Instrument Care



Proper care and maintenance of surgical instruments are essential to ensure their longevity and optimal performance. At Artman Instruments, we understand the importance of instrument care, and we provide you with comprehensive guidelines to help you maintain your instruments in pristine condition. Following these professional instrument care practices will not only extend the lifespan of your valuable surgical tools but also contribute to the safety and success of your procedures.
Tap water should never be used for cleaning surgical instruments due to the presence of foreign ions that can cause damage. High concentrations of chlorides, for instance, can lead to pitting and stress-related fractures. Moreover, minerals in the cleaning water can result in discoloration. To safeguard against these issues, it is strongly recommended to utilize salt-free, demineralized water exclusively for instrument cleaning.

Preparation for Cleaning:
The cleaning process should commence immediately after the use of instruments. However, if immediate cleaning is not possible, we advise placing the instruments in a basin of distilled water or a solution of neutral pH detergent until proper cleaning can be carried out. It is important to note that storing instruments in aqueous solutions for extended periods should be avoided. If instruments are temporarily stored in a basin, ensure that the basin is drained and cleaned daily.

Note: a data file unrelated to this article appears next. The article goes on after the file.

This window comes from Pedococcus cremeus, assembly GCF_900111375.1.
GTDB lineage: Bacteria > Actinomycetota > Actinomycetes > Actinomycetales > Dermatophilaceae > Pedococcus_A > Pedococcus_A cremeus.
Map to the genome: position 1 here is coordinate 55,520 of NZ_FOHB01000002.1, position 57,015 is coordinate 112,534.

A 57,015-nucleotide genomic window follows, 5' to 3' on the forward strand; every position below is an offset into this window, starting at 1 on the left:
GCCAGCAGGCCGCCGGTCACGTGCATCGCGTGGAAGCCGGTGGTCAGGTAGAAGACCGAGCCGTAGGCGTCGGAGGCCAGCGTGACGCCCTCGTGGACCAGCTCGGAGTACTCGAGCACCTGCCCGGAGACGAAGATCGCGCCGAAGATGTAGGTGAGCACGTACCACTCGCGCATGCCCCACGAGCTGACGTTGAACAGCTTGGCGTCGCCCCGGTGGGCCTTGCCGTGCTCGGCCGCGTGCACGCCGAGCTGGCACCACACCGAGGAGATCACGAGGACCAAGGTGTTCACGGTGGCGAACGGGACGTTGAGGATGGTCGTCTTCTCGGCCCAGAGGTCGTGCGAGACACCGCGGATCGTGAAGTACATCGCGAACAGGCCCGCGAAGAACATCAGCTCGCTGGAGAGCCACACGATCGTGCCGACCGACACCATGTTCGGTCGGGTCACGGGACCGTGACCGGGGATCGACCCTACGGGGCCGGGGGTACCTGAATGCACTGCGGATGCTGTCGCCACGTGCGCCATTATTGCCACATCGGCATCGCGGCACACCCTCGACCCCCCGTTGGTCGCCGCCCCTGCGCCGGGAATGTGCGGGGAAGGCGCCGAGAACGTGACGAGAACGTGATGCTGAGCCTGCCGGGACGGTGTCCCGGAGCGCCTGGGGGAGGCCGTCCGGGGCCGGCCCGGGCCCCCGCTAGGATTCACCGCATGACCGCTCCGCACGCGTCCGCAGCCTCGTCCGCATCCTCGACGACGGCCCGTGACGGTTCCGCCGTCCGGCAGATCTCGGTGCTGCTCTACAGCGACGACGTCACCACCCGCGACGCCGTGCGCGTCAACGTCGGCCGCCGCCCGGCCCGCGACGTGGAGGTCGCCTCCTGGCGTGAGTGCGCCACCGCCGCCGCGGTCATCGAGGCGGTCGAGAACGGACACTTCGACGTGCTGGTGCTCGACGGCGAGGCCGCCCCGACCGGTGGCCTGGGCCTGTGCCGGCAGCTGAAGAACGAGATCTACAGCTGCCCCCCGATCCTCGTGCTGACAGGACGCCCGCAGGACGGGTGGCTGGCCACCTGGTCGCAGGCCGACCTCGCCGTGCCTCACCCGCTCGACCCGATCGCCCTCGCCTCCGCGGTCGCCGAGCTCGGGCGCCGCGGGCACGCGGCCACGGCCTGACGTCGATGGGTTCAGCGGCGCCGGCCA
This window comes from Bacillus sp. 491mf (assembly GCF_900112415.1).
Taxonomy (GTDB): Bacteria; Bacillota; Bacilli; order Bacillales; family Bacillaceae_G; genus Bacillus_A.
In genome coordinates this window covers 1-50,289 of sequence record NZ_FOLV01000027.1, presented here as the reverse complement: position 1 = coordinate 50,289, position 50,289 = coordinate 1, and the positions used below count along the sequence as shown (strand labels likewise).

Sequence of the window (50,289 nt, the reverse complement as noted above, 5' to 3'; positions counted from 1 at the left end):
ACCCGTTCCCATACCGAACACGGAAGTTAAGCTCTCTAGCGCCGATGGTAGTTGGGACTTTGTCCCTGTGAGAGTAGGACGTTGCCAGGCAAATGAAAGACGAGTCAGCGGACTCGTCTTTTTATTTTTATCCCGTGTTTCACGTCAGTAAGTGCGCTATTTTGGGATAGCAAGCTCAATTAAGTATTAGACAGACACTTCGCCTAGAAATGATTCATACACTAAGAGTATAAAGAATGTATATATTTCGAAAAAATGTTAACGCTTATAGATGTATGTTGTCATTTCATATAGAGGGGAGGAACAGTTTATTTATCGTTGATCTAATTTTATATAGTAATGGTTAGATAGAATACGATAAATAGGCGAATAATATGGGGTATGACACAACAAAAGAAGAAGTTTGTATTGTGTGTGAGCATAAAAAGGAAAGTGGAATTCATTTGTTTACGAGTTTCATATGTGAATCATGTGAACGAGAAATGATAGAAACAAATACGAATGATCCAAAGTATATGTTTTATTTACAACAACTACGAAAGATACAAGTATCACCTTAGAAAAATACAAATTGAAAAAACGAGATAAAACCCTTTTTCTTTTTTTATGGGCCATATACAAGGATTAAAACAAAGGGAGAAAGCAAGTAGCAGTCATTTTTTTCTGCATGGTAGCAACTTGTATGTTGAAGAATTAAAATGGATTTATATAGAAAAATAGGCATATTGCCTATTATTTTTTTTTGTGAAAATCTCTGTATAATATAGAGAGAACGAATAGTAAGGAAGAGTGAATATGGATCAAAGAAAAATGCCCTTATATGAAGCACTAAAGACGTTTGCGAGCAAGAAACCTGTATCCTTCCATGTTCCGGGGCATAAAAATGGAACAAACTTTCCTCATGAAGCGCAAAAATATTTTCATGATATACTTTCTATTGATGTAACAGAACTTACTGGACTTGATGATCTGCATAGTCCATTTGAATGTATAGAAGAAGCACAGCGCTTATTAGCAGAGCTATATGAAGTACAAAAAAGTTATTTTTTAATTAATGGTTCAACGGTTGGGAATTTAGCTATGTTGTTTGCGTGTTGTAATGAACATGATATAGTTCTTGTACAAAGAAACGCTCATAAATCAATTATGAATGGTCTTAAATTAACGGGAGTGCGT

Manual Cleaning Suggestions:
To achieve optimal cleaning results, adhere to the following recommendations:
Ensure that powdered cleaning solutions are given ample time to dissolve completely before use.
We highly recommend utilizing a neutral pH cleaner specifically formulated for surgical instruments. Products with other pH levels may compromise the integrity of the instruments.
Regularly change the cleaning solution on a daily basis to prevent concentration increase and potential corrosion. It is crucial to remember that dirty solutions are less effective in achieving thorough cleaning.
When manually cleaning instruments, utilize lint-free, soft textile cloth, paper cloth, soft plastic brushes (toothbrush), or water spray guns.
After manual cleaning, perform two consecutive rinses: first with tap water and then with distilled water. This two-step rinsing process effectively removes surgical debris and eliminates any contaminants that may be present in tap water.
Thoroughly dry the instruments following rinsing. Whenever possible, employ forced air drying methods. In the absence of forced air drying, gently remove excess water from the instruments by shaking them and subsequently place them on clean, dry, lint-free towels for drying.


Ultrasonic Cleaners:
Ultrasonic cleaners provide an efficient and effective means of cleaning surgical instruments. To ensure optimal results and preserve the instruments' integrity, observe the following guidelines:
Promptly clean away any buildup of rust-like substances, particularly around the box lock of needle holders and hemostats or on the screws of scissors. A soft toothbrush should be used for this purpose.
When placing instruments in the ultrasonic cleaner, ensure that sharp blades, such as scissors, knives, and osteotomes, do not come into contact with other instruments.
It is essential to fully submerge all instruments during the cleaning process.